Last updated: July 18. 2013 2:08PM - 867 Views
Debbie Rolen
Staff Writer



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Members of United Mine Workers of America (U.M.W.A.), Local Number 5958 attended the Logan County Commission to solicit their support to fight contract changes Patriot Coal wants to make.


Patriot has asked the U.S. Bankruptcy Court to modify collective bargaining agreements with the United Mine Workers of America, allowing the company to cut health care coverage for retired miners. If the court allows the modification, more than 1,100 retired coal miners and their families in Logan County will be affected.


Roger Horton, Gary Epperhart, Kevin Luthy and Hubert (Skeeter) Lowe brought a resolution to read the commission and asked them to send letters of support to legislators and anyone else who could possibly be of assistance.


Commission President Danny Godby told them they will support their efforts 100 percent.


“I was born and raised in a coal camp and my dad worked in the company store. I understood the life of a coal miner and took it very seriously. In fact, in the last couple of years, we have been on several trips talking about the importance of coal and how it affects our county, especially coal severance money coming into the county that helps everybody. We as a commission, want to say that we will stand behind you 100 percent. Nobody wants to work all their life and then lose their benefits when they retire. This is something that we just cannot let happen,” said Godby, “We will send every letter we possibly can. We will always stand up for coal.”


Commissioner Danny Ellis echoed Godby’s pledge of support and said the commission would adopt a resolution and instruct their staff to pass it along to the city of Logan and towns of Man and Chapmanville, attaching a copy of the U.M.W.A. resolution.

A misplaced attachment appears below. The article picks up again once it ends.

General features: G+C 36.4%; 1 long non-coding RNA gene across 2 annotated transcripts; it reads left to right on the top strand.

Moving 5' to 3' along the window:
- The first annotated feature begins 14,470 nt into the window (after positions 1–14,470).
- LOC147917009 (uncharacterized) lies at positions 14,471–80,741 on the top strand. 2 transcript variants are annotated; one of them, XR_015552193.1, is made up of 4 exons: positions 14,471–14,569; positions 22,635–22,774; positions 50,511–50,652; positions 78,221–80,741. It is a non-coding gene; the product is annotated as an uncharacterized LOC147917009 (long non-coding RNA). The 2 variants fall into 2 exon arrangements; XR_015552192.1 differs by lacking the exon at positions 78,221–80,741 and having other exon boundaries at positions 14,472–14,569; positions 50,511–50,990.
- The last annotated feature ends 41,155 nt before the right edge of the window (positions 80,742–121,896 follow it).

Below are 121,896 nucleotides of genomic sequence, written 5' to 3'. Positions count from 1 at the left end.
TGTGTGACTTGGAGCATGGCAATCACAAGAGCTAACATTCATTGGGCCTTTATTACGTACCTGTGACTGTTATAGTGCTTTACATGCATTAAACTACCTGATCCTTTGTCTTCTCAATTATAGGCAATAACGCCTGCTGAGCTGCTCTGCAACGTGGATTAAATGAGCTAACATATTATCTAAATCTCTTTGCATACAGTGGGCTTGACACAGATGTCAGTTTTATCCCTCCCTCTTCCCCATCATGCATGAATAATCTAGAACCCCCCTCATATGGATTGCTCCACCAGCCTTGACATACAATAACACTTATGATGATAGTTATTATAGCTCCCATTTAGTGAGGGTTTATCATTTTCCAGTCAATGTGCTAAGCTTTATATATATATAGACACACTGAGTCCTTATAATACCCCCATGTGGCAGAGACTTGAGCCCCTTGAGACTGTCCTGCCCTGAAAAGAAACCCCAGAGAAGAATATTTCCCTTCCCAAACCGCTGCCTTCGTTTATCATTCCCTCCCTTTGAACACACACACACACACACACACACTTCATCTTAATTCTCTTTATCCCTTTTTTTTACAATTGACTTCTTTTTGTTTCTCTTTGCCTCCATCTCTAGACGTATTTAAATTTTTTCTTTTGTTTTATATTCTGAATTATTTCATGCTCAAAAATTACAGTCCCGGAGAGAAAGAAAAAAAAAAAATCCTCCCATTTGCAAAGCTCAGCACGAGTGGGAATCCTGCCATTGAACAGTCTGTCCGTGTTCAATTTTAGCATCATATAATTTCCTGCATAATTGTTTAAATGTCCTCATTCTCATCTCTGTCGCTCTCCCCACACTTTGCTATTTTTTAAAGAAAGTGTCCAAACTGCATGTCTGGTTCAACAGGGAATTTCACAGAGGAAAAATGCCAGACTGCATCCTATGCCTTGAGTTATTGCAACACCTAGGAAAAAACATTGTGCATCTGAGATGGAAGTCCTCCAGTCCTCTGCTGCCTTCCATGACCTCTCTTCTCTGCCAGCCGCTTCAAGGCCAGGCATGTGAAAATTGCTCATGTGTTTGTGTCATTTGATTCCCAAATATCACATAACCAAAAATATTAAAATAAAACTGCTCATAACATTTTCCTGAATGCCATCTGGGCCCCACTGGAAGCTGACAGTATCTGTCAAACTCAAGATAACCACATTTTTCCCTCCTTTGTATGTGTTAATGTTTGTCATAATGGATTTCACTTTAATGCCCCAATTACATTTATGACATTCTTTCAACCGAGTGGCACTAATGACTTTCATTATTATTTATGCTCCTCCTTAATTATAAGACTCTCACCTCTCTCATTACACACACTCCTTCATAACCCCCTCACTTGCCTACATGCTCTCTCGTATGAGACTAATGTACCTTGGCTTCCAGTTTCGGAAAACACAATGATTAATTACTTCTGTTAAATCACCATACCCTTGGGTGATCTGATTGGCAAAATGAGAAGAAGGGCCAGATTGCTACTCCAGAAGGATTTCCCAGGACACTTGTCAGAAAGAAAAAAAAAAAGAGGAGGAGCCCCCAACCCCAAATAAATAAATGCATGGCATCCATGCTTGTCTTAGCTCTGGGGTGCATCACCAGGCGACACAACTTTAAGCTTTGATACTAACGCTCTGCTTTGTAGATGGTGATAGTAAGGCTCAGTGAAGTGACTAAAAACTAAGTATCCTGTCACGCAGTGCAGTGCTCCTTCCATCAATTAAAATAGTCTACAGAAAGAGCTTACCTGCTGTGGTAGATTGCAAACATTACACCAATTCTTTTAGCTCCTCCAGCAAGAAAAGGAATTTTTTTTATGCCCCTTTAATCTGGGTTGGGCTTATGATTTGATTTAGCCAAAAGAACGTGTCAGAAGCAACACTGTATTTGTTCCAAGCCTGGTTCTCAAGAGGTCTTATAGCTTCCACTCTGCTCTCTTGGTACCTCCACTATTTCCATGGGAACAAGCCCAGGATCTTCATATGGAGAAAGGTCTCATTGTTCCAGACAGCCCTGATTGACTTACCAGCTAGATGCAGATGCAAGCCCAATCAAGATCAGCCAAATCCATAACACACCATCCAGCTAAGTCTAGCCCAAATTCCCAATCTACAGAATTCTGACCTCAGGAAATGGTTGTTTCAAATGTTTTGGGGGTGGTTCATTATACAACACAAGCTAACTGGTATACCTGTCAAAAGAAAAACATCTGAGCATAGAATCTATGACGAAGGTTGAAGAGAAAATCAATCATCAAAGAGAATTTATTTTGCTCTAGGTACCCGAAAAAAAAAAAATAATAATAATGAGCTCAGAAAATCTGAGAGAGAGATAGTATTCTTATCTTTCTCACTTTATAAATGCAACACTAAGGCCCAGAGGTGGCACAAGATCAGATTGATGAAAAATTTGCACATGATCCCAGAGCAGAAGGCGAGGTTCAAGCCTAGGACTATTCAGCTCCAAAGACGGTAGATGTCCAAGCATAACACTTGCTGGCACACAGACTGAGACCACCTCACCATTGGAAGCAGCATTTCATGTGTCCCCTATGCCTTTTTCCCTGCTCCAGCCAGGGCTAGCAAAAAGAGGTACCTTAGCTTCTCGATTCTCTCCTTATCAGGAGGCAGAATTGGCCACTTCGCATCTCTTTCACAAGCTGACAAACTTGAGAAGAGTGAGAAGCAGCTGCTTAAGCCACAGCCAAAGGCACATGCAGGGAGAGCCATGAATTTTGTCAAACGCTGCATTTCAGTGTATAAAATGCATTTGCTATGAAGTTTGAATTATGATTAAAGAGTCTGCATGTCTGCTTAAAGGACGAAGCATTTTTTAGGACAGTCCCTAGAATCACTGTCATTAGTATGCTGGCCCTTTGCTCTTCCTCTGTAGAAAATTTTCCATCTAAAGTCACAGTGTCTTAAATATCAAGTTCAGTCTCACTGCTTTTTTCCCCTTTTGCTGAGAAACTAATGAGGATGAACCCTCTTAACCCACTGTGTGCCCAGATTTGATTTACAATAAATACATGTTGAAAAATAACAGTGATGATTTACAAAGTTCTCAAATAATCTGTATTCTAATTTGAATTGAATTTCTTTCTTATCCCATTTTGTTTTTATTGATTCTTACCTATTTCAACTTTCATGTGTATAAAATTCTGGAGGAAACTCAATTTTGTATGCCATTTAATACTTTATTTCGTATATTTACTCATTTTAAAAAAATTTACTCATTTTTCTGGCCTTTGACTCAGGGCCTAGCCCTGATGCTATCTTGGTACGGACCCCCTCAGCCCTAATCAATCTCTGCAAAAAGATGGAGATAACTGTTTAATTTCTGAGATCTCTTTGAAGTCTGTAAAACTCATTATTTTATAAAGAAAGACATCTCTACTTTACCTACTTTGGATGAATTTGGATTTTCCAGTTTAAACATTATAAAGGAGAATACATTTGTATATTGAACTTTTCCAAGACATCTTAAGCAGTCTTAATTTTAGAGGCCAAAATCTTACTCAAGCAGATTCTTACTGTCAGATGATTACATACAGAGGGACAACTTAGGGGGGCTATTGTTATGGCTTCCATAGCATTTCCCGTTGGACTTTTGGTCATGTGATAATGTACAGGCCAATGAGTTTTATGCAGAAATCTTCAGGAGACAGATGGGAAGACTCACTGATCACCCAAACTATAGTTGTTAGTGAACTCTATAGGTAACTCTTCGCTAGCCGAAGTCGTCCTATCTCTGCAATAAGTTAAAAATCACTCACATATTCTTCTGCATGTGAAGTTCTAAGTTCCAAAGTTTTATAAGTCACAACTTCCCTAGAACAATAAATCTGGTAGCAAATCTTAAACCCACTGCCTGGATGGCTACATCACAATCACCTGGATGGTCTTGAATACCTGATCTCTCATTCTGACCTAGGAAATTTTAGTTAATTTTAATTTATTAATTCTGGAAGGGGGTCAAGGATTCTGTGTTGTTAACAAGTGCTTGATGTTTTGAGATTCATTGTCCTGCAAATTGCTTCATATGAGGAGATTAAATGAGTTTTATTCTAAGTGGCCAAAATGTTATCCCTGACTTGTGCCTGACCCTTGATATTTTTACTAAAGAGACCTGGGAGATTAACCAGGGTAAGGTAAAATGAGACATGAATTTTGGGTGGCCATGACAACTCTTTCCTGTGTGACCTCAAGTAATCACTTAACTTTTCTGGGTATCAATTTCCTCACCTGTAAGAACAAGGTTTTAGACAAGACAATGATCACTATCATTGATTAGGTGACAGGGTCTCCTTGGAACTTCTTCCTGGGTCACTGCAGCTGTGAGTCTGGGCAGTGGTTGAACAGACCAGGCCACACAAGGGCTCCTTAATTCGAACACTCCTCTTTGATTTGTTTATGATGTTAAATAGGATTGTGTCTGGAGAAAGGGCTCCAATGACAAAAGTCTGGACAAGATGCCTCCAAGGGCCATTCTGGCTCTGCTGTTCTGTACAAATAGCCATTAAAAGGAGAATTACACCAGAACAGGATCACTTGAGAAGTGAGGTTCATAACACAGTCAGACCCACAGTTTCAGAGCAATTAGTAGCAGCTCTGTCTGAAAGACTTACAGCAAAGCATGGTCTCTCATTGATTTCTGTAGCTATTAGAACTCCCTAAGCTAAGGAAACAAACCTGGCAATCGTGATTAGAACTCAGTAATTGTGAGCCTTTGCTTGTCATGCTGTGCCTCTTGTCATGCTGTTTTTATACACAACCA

Retired miner Hubert “Skeeter”Lowe talked about how the change affects him.


“I retired after 33 years of working in the mines. What is so ironic about that is I never worked a day for Patriot Coal. I’m in danger of losing my health care and I never worked a day for them. There are hundreds of people like me out there that are going to lose benefits that were promised to them for the rest of their lives.”


Glen Tomblin, who started out working for Arch Coal stepped up to tell his story.


“This thing that is going on now with Peabody and Arch affects the whole country. If they are able to pull this off, other companies, not only coal companies, will follow suit. This is a nationwide problem. There are many people in Logan County that use U.M.W.A. insurance. It is the best insurance and it pays the most. I take high blood pressure medication. I use a bi-pap machine that costs the insurance hundreds of dollars a month to rent. I use oodles of medication. If I lose my health benefits, I may have to choose between food and medication and really, you can’t live without both. We need to pull together and keep this insurance for everyone, the widows and the ones up there in age. We appreciate anything you can do to help us.”

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